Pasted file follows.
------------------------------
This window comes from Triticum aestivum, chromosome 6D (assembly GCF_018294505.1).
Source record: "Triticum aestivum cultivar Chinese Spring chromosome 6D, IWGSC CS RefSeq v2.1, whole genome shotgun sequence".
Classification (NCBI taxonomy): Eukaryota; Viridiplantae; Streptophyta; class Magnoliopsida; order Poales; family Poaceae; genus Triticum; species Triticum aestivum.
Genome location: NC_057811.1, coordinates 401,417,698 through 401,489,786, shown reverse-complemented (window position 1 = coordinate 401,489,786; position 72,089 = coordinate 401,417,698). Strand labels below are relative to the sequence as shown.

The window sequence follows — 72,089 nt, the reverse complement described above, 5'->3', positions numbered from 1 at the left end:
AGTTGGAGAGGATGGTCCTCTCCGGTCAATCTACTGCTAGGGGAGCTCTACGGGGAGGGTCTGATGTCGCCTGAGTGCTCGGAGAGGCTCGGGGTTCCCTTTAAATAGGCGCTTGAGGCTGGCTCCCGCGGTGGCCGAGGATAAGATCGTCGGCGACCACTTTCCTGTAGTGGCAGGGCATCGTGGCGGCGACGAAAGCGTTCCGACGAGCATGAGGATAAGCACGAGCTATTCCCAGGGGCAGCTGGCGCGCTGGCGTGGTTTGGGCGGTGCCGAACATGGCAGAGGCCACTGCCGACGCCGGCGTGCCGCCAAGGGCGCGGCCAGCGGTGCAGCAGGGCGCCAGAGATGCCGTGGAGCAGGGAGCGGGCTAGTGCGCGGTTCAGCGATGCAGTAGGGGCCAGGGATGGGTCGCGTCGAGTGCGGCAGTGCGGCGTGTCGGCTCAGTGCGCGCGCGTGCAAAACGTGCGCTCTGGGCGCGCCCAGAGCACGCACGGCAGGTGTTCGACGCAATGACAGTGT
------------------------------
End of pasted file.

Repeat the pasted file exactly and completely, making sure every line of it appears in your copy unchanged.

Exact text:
This window comes from Triticum aestivum, chromosome 6D (assembly GCF_018294505.1).
Source record: "Triticum aestivum cultivar Chinese Spring chromosome 6D, IWGSC CS RefSeq v2.1, whole genome shotgun sequence".
Classification (NCBI taxonomy): Eukaryota; Viridiplantae; Streptophyta; class Magnoliopsida; order Poales; family Poaceae; genus Triticum; species Triticum aestivum.
Genome location: NC_057811.1, coordinates 401,417,698 through 401,489,786, shown reverse-complemented (window position 1 = coordinate 401,489,786; position 72,089 = coordinate 401,417,698). Strand labels below are relative to the sequence as shown.

The window sequence follows — 72,089 nt, the reverse complement described above, 5'->3', positions numbered from 1 at the left end:
AGTTGGAGAGGATGGTCCTCTCCGGTCAATCTACTGCTAGGGGAGCTCTACGGGGAGGGTCTGATGTCGCCTGAGTGCTCGGAGAGGCTCGGGGTTCCCTTTAAATAGGCGCTTGAGGCTGGCTCCCGCGGTGGCCGAGGATAAGATCGTCGGCGACCACTTTCCTGTAGTGGCAGGGCATCGTGGCGGCGACGAAAGCGTTCCGACGAGCATGAGGATAAGCACGAGCTATTCCCAGGGGCAGCTGGCGCGCTGGCGTGGTTTGGGCGGTGCCGAACATGGCAGAGGCCACTGCCGACGCCGGCGTGCCGCCAAGGGCGCGGCCAGCGGTGCAGCAGGGCGCCAGAGATGCCGTGGAGCAGGGAGCGGGCTAGTGCGCGGTTCAGCGATGCAGTAGGGGCCAGGGATGGGTCGCGTCGAGTGCGGCAGTGCGGCGTGTCGGCTCAGTGCGCGCGCGTGCAAAACGTGCGCTCTGGGCGCGCCCAGAGCACGCACGGCAGGTGTTCGACGCAATGACAGTGT